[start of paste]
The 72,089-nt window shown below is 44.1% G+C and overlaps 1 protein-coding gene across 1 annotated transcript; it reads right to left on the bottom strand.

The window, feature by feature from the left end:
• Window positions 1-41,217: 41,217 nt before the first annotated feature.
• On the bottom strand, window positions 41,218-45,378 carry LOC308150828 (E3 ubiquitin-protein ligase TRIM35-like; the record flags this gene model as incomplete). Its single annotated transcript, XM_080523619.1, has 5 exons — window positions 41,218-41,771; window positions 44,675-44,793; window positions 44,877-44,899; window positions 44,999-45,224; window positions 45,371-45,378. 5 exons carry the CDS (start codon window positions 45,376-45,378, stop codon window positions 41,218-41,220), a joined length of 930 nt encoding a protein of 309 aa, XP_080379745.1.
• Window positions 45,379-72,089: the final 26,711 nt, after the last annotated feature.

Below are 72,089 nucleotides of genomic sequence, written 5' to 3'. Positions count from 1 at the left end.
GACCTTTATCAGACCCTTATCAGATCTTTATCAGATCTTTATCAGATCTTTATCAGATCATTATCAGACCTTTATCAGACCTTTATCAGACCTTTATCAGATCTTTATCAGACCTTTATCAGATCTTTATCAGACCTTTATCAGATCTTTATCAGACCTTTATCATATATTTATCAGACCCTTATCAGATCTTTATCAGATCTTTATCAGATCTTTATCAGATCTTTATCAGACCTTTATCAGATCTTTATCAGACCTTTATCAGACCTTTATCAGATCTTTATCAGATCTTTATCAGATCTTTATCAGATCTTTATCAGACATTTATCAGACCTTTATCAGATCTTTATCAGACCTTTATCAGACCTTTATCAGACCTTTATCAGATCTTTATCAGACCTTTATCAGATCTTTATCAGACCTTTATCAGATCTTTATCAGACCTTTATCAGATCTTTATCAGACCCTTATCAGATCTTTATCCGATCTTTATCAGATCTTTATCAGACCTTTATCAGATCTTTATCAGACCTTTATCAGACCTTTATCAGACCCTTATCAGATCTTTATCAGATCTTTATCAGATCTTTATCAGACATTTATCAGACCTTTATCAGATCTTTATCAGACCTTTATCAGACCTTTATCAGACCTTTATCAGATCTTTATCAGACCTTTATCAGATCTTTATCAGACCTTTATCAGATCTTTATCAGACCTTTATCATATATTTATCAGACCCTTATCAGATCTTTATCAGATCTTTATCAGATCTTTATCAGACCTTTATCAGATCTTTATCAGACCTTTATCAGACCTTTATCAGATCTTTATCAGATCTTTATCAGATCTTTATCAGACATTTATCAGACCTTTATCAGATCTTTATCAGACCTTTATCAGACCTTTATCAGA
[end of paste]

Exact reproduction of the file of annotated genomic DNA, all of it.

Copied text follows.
The 72,089-nt window shown below is 44.1% G+C and overlaps 1 protein-coding gene across 1 annotated transcript; it reads right to left on the bottom strand.

The window, feature by feature from the left end:
• Window positions 1-41,217: 41,217 nt before the first annotated feature.
• On the bottom strand, window positions 41,218-45,378 carry LOC308150828 (E3 ubiquitin-protein ligase TRIM35-like; the record flags this gene model as incomplete). Its single annotated transcript, XM_080523619.1, has 5 exons — window positions 41,218-41,771; window positions 44,675-44,793; window positions 44,877-44,899; window positions 44,999-45,224; window positions 45,371-45,378. 5 exons carry the CDS (start codon window positions 45,376-45,378, stop codon window positions 41,218-41,220), a joined length of 930 nt encoding a protein of 309 aa, XP_080379745.1.
• Window positions 45,379-72,089: the final 26,711 nt, after the last annotated feature.

Below are 72,089 nucleotides of genomic sequence, written 5' to 3'. Positions count from 1 at the left end.
GACCTTTATCAGACCCTTATCAGATCTTTATCAGATCTTTATCAGATCTTTATCAGATCATTATCAGACCTTTATCAGACCTTTATCAGACCTTTATCAGATCTTTATCAGACCTTTATCAGATCTTTATCAGACCTTTATCAGATCTTTATCAGACCTTTATCATATATTTATCAGACCCTTATCAGATCTTTATCAGATCTTTATCAGATCTTTATCAGATCTTTATCAGACCTTTATCAGATCTTTATCAGACCTTTATCAGACCTTTATCAGATCTTTATCAGATCTTTATCAGATCTTTATCAGATCTTTATCAGACATTTATCAGACCTTTATCAGATCTTTATCAGACCTTTATCAGACCTTTATCAGACCTTTATCAGATCTTTATCAGACCTTTATCAGATCTTTATCAGACCTTTATCAGATCTTTATCAGACCTTTATCAGATCTTTATCAGACCCTTATCAGATCTTTATCCGATCTTTATCAGATCTTTATCAGACCTTTATCAGATCTTTATCAGACCTTTATCAGACCTTTATCAGACCCTTATCAGATCTTTATCAGATCTTTATCAGATCTTTATCAGACATTTATCAGACCTTTATCAGATCTTTATCAGACCTTTATCAGACCTTTATCAGACCTTTATCAGATCTTTATCAGACCTTTATCAGATCTTTATCAGACCTTTATCAGATCTTTATCAGACCTTTATCATATATTTATCAGACCCTTATCAGATCTTTATCAGATCTTTATCAGATCTTTATCAGACCTTTATCAGATCTTTATCAGACCTTTATCAGACCTTTATCAGATCTTTATCAGATCTTTATCAGATCTTTATCAGACATTTATCAGACCTTTATCAGATCTTTATCAGACCTTTATCAGACCTTTATCAGA